6. Heritage and history is part of what makes the community and the county fair awesome.
If you think about it, long ago founding members came to these fairs and used their hobbies and interests to make a living. Many of these hobbies and interests are still carried through today. You can explore them at the county fair.
7. Appreciate our soil. Our county is known for it’s rich soil:
You can check out the gardening and crops exhibits to see the fruits (and veggies) of labor that was achieved with great gardening practices rooted in our rich soil. Appreciating the fruits our soil educates us in way of environmental protection. Our community is proud of it’s history or heritage. At the fair we can appreciate that we are children of the soil. We can check out an agriculture and environmental exhibit where they have activities for all ages and a place to learn about that which sustains life in our community.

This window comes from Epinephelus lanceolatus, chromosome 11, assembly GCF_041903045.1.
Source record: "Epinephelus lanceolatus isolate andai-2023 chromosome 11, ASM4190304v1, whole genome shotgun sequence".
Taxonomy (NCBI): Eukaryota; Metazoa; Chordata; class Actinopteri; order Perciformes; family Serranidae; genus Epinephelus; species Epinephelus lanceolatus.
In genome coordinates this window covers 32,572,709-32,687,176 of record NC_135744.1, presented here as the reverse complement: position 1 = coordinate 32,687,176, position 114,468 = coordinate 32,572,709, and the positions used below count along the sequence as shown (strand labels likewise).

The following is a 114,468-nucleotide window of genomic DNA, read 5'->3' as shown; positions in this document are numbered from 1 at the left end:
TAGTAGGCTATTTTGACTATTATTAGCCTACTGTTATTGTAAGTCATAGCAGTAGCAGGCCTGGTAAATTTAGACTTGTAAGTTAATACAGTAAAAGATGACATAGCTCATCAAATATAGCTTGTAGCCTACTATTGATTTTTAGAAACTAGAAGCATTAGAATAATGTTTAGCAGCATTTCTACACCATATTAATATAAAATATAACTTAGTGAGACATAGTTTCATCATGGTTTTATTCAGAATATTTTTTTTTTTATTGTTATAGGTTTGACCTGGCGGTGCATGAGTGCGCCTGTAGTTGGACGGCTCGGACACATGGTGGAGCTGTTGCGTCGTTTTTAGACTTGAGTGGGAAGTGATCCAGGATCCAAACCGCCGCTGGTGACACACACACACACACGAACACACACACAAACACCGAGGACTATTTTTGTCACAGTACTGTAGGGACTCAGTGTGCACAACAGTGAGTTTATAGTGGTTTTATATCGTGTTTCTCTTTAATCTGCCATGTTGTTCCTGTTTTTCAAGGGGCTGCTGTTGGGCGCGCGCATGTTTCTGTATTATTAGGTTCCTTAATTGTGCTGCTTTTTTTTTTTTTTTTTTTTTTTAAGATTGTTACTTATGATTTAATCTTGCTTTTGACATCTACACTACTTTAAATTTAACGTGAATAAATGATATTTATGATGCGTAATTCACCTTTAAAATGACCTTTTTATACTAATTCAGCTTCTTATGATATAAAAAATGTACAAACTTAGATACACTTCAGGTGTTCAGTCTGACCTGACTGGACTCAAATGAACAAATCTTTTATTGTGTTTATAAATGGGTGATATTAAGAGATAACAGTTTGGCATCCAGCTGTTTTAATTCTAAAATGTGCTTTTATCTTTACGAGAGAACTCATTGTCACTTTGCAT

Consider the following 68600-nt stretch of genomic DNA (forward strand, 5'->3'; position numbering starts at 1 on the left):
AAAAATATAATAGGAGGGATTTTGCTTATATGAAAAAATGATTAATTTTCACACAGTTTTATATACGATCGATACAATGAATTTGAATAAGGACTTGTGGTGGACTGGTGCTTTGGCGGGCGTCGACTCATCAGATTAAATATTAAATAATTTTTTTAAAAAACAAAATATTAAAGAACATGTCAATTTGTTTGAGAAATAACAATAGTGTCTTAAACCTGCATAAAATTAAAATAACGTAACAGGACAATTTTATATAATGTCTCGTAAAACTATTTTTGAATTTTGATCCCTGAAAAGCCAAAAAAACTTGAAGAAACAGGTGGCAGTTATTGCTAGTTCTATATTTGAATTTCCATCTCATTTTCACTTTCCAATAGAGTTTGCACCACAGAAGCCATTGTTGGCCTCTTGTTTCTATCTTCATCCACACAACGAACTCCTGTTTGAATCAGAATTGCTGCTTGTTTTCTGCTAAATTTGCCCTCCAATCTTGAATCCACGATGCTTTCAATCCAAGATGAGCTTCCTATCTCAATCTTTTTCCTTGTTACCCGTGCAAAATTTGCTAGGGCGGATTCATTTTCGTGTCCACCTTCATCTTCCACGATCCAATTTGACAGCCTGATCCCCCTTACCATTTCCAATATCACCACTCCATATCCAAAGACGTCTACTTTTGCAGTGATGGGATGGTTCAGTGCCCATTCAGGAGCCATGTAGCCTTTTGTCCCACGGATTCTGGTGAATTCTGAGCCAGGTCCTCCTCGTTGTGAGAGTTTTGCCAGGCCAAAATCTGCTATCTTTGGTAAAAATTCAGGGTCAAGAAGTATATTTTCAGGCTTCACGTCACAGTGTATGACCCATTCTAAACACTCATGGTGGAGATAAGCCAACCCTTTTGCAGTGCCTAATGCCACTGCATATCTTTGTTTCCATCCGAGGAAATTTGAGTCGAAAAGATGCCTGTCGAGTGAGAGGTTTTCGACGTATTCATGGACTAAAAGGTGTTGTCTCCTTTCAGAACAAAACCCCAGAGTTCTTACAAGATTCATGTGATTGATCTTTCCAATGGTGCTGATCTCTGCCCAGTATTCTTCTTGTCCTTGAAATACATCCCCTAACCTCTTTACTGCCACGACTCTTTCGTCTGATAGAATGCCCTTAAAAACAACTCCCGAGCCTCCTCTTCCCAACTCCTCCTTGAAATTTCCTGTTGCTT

8. A showcase for our students:
Along with exhibits and learning, the fair is a safe place to exhibit local hobbies and talents of our students. In open class or as a youth in the 4-H or science club programs, there are many competitive classes to showcase the best of our students. Without competition, there would be no reason to showcase the best and learn from the best. Being the best is what helps our students and the economy continue to thrive.
9. Brings Economy to Community: